If Joshua is successful against Joseph Parker, we may get the highly anticipated heavyweight showdown sooner than later. Matchroom Boxing

From Wilder's perspective, he wants the fight with Joshua yesterday. During the post fight news conference last Saturday, he wasn't optimistic that Joshua and Hearn felt the same. 

"How many times do I got to call him out? How many times? They hiding," Wilder said. "His promoter don't want that fight and after tonight, they definitely won't want it. I've done enough, I've spoken enough. I really don't want to talk about the dude no more because I've said all I have to say. After tonight I don't need to say no more. 

"All I want to do is prove to the world that I am the best. I'm the baddest man on the planet and, hey, whenever they ready, I'll be ready. Talkin' about calling him, how many times I got to call him? All you got to do is pick up the phone.

"They don't want this fight. Eddie Hearn is milking the cow. It's good to make money and stuff like that, but how long you going to cheat the people out of their money? How long you going to sit around and fight these guys who ain't even worthy of him?"

Wilder's co-manager, Shelly Finkel, went as far as producing a letter written to him in November from Hearn promising to send over financial details to begin negotiations but Finkel said he never heard from him again.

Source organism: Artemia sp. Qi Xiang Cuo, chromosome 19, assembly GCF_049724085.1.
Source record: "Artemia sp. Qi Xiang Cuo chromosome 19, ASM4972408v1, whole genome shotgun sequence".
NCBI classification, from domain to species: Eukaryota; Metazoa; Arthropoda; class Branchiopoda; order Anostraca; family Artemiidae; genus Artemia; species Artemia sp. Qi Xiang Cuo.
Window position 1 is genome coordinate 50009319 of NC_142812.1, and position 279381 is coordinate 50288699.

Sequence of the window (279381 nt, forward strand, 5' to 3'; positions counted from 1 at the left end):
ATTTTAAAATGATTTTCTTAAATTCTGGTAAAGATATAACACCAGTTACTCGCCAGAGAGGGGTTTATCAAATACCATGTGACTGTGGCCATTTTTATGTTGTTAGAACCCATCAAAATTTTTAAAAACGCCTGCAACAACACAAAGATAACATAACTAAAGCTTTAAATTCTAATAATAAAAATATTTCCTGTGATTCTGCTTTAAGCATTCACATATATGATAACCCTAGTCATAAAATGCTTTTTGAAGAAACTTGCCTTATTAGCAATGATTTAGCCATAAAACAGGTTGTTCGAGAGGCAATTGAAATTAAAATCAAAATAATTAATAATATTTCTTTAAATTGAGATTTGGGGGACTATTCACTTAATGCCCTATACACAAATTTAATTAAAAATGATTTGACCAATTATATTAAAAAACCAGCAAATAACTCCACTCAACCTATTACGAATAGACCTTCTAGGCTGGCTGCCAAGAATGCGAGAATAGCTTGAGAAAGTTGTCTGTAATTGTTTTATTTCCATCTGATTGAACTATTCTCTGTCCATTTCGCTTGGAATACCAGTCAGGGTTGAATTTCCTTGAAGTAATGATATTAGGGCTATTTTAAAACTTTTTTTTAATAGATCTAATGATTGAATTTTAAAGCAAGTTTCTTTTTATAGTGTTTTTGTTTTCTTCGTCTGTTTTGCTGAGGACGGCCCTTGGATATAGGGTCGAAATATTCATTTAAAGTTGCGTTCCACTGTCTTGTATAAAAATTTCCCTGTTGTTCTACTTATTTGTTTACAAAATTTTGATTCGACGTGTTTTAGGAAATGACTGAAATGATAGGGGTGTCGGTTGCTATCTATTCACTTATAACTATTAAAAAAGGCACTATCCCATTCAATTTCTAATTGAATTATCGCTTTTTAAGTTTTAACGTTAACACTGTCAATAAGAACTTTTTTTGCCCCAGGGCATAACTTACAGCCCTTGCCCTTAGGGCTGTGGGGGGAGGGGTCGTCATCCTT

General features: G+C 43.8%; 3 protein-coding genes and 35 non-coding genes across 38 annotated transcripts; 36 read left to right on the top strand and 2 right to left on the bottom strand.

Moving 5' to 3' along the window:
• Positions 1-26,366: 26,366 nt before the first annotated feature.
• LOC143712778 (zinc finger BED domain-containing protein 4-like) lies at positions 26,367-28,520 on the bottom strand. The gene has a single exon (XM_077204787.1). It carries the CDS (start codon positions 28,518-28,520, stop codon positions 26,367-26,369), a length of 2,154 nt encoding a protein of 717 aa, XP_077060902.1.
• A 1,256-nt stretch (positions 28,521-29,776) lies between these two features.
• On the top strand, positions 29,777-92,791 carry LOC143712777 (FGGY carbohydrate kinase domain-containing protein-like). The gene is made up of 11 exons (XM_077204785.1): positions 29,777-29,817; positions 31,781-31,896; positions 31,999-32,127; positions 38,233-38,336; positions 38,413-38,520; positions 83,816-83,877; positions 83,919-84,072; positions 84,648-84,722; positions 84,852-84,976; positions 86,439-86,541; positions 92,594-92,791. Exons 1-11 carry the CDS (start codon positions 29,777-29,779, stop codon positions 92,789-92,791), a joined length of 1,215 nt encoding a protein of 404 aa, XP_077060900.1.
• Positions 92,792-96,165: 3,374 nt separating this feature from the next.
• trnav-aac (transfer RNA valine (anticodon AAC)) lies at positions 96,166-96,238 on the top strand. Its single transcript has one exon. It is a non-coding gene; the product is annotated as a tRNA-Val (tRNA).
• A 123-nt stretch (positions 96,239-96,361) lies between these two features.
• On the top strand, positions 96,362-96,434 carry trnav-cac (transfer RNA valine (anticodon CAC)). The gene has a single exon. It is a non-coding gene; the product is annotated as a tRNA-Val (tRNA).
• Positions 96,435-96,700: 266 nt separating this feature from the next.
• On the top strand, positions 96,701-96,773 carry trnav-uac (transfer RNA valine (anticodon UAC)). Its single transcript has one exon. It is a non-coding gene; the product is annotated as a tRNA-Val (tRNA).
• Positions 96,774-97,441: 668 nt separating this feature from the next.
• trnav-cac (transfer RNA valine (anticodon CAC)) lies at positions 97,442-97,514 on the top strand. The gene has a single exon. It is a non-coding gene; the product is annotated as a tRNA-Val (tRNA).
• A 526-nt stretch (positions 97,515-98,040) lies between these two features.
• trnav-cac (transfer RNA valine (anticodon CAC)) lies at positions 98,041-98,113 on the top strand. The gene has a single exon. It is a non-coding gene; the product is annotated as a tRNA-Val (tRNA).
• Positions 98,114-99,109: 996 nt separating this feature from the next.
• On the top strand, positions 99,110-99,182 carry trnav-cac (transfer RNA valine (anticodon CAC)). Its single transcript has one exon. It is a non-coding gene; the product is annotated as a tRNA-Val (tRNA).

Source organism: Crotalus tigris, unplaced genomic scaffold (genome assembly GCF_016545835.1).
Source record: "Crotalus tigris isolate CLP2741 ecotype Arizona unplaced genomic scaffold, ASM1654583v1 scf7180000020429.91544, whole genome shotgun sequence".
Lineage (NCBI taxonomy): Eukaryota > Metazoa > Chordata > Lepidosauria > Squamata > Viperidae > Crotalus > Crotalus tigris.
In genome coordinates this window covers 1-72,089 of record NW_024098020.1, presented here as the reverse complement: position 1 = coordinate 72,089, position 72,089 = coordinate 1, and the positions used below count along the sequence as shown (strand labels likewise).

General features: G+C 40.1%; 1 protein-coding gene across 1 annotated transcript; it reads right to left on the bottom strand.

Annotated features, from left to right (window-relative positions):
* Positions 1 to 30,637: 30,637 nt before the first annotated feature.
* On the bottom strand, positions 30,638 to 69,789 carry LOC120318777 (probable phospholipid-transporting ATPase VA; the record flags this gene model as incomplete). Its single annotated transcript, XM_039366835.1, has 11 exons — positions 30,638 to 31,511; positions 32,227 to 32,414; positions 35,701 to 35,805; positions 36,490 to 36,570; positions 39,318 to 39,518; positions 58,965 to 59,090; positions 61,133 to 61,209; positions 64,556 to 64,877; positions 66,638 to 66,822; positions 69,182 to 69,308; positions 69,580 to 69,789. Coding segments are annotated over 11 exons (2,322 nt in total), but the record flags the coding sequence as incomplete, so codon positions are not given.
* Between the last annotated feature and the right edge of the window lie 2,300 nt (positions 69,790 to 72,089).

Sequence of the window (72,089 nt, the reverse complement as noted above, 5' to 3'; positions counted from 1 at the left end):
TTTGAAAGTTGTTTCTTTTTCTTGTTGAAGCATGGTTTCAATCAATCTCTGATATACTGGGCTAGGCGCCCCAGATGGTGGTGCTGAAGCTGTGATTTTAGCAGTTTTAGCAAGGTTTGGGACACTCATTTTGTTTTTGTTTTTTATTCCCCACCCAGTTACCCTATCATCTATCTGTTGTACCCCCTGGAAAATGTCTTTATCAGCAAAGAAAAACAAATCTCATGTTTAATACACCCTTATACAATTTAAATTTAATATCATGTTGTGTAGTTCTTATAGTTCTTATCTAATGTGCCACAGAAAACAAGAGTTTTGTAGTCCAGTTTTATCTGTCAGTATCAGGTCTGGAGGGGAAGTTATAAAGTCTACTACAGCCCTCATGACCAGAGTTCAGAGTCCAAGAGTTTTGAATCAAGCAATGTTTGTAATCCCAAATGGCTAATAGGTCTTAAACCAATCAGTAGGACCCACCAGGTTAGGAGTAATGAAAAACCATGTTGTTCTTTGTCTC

Joshua has grown to become the biggest star in the sport worldwide over the past year, fighting in front of 90,000 and 78,000 people in 2017, with the latter breaking an indoor boxing record. Because of that, he will be the unquestioned A-side of the promotion and ultimately call the shots. But Finkel assured media members late Saturday that Wilder doesn't need a 50/50 split in order for the fight to be made and simply wants to see it get done now. 

With that said, there is an argument to be made, which Hearn and Joshua have tried over the past year, that the fight could use another full year to marinate while the brands of both fighters grow to higher levels of popularity, particularly in the U.S. The problem with that, however, is just how vulnerable both Joshua and Wilder have proven to be in this suddenly refurbished division, as both survived knockdowns or nearly being stopped to rally to their biggest wins. Both could take a loss before this super fight ever happens, killing what could be the most fan-friendly boxing matches for casual viewers among heavyweights since Lennox Lewis-Mike Tyson in 2002. 

We can take Hearn and anyone else's comments with a grain of salt until these two one day actually sign on the dotted line. But as long as things don't spin off to Floyd Mayweather-Manny Pacquiao levels, where the fight is delayed for five-plus years, fans will likely stay patient. 

The first stop on the journey to get to Joshua-Wilder is AJ's upcoming showdown with Parker who, like Ortiz and Fury, is hoping to play spoiler and ruin the fight seemingly every boxing fan is talking about. 

CBS Sports Insider

Brian Campbell covers MMA, boxing and WWE. The Connecticut native joined CBS Sports in 2017 and has covered combat sports since 2010. He has written and hosted various podcasts and digital shows for ESPN... Full Bio